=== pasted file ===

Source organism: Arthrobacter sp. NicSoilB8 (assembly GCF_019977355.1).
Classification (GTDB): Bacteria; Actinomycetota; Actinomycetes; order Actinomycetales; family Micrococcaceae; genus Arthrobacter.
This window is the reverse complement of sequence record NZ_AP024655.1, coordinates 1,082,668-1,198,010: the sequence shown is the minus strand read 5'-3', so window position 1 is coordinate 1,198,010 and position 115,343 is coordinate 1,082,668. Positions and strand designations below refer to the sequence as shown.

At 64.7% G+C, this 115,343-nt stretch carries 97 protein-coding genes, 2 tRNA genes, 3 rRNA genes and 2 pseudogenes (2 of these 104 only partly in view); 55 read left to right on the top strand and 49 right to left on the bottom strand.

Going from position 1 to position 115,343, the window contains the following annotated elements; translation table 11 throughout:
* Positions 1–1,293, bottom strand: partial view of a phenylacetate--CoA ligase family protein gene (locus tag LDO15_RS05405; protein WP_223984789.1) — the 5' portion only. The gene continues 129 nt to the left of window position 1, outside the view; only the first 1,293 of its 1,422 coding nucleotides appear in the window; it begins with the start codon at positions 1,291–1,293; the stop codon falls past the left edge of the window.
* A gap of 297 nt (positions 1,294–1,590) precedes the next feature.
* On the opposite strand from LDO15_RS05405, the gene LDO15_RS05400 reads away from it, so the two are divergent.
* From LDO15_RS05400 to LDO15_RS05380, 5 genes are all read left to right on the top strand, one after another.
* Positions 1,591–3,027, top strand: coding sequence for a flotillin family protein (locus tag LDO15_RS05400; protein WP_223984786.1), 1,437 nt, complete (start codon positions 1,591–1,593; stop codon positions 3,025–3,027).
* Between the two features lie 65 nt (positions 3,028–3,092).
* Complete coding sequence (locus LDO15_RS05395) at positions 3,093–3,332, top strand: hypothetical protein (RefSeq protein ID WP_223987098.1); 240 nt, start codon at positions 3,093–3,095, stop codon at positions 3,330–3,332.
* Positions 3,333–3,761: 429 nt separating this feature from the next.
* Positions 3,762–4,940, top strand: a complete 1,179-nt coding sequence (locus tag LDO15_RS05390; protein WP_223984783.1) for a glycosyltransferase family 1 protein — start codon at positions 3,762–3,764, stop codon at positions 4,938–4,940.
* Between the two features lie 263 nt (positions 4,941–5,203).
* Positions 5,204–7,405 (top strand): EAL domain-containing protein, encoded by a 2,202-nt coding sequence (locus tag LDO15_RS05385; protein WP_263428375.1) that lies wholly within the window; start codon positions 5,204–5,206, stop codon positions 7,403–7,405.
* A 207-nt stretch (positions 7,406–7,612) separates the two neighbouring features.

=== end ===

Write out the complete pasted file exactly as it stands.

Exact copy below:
Source organism: Arthrobacter sp. NicSoilB8 (assembly GCF_019977355.1).
Classification (GTDB): Bacteria; Actinomycetota; Actinomycetes; order Actinomycetales; family Micrococcaceae; genus Arthrobacter.
This window is the reverse complement of sequence record NZ_AP024655.1, coordinates 1,082,668-1,198,010: the sequence shown is the minus strand read 5'-3', so window position 1 is coordinate 1,198,010 and position 115,343 is coordinate 1,082,668. Positions and strand designations below refer to the sequence as shown.

At 64.7% G+C, this 115,343-nt stretch carries 97 protein-coding genes, 2 tRNA genes, 3 rRNA genes and 2 pseudogenes (2 of these 104 only partly in view); 55 read left to right on the top strand and 49 right to left on the bottom strand.

Going from position 1 to position 115,343, the window contains the following annotated elements; translation table 11 throughout:
* Positions 1–1,293, bottom strand: partial view of a phenylacetate--CoA ligase family protein gene (locus tag LDO15_RS05405; protein WP_223984789.1) — the 5' portion only. The gene continues 129 nt to the left of window position 1, outside the view; only the first 1,293 of its 1,422 coding nucleotides appear in the window; it begins with the start codon at positions 1,291–1,293; the stop codon falls past the left edge of the window.
* A gap of 297 nt (positions 1,294–1,590) precedes the next feature.
* On the opposite strand from LDO15_RS05405, the gene LDO15_RS05400 reads away from it, so the two are divergent.
* From LDO15_RS05400 to LDO15_RS05380, 5 genes are all read left to right on the top strand, one after another.
* Positions 1,591–3,027, top strand: coding sequence for a flotillin family protein (locus tag LDO15_RS05400; protein WP_223984786.1), 1,437 nt, complete (start codon positions 1,591–1,593; stop codon positions 3,025–3,027).
* Between the two features lie 65 nt (positions 3,028–3,092).
* Complete coding sequence (locus LDO15_RS05395) at positions 3,093–3,332, top strand: hypothetical protein (RefSeq protein ID WP_223987098.1); 240 nt, start codon at positions 3,093–3,095, stop codon at positions 3,330–3,332.
* Positions 3,333–3,761: 429 nt separating this feature from the next.
* Positions 3,762–4,940, top strand: a complete 1,179-nt coding sequence (locus tag LDO15_RS05390; protein WP_223984783.1) for a glycosyltransferase family 1 protein — start codon at positions 3,762–3,764, stop codon at positions 4,938–4,940.
* Between the two features lie 263 nt (positions 4,941–5,203).
* Positions 5,204–7,405 (top strand): EAL domain-containing protein, encoded by a 2,202-nt coding sequence (locus tag LDO15_RS05385; protein WP_263428375.1) that lies wholly within the window; start codon positions 5,204–5,206, stop codon positions 7,403–7,405.
* A 207-nt stretch (positions 7,406–7,612) separates the two neighbouring features.